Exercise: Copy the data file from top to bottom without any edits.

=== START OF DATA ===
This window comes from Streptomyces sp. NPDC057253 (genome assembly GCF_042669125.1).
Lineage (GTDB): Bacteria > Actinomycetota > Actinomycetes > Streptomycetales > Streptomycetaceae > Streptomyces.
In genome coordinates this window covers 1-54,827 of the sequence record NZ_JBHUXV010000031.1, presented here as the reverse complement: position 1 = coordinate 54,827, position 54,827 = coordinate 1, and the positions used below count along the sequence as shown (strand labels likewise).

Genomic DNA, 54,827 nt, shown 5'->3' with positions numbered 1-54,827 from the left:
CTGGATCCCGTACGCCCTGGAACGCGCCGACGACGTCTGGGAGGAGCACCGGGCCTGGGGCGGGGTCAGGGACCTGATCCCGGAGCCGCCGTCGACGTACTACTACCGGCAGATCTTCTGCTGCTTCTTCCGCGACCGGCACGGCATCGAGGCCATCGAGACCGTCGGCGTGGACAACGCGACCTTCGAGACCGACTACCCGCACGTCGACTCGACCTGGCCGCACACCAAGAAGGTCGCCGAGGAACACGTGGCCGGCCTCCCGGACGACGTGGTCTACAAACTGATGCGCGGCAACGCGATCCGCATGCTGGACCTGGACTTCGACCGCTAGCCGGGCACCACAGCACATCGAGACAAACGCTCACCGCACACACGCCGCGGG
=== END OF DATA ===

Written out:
This window comes from Streptomyces sp. NPDC057253 (genome assembly GCF_042669125.1).
Lineage (GTDB): Bacteria > Actinomycetota > Actinomycetes > Streptomycetales > Streptomycetaceae > Streptomyces.
In genome coordinates this window covers 1-54,827 of the sequence record NZ_JBHUXV010000031.1, presented here as the reverse complement: position 1 = coordinate 54,827, position 54,827 = coordinate 1, and the positions used below count along the sequence as shown (strand labels likewise).

Genomic DNA, 54,827 nt, shown 5'->3' with positions numbered 1-54,827 from the left:
CTGGATCCCGTACGCCCTGGAACGCGCCGACGACGTCTGGGAGGAGCACCGGGCCTGGGGCGGGGTCAGGGACCTGATCCCGGAGCCGCCGTCGACGTACTACTACCGGCAGATCTTCTGCTGCTTCTTCCGCGACCGGCACGGCATCGAGGCCATCGAGACCGTCGGCGTGGACAACGCGACCTTCGAGACCGACTACCCGCACGTCGACTCGACCTGGCCGCACACCAAGAAGGTCGCCGAGGAACACGTGGCCGGCCTCCCGGACGACGTGGTCTACAAACTGATGCGCGGCAACGCGATCCGCATGCTGGACCTGGACTTCGACCGCTAGCCGGGCACCACAGCACATCGAGACAAACGCTCACCGCACACACGCCGCGGG